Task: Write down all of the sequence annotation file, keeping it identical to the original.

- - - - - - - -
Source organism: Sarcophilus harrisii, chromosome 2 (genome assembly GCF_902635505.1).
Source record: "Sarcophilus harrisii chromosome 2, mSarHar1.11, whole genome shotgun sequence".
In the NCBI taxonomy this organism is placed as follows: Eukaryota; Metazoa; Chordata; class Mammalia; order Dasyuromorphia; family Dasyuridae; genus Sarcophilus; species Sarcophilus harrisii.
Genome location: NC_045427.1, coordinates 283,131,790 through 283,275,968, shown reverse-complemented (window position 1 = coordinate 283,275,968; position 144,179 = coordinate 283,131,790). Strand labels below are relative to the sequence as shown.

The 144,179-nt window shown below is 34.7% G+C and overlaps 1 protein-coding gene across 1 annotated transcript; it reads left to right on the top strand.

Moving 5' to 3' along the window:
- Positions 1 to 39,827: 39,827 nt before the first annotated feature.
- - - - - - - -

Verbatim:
Source organism: Sarcophilus harrisii, chromosome 2 (genome assembly GCF_902635505.1).
Source record: "Sarcophilus harrisii chromosome 2, mSarHar1.11, whole genome shotgun sequence".
In the NCBI taxonomy this organism is placed as follows: Eukaryota; Metazoa; Chordata; class Mammalia; order Dasyuromorphia; family Dasyuridae; genus Sarcophilus; species Sarcophilus harrisii.
Genome location: NC_045427.1, coordinates 283,131,790 through 283,275,968, shown reverse-complemented (window position 1 = coordinate 283,275,968; position 144,179 = coordinate 283,131,790). Strand labels below are relative to the sequence as shown.

The 144,179-nt window shown below is 34.7% G+C and overlaps 1 protein-coding gene across 1 annotated transcript; it reads left to right on the top strand.

Moving 5' to 3' along the window:
- Positions 1 to 39,827: 39,827 nt before the first annotated feature.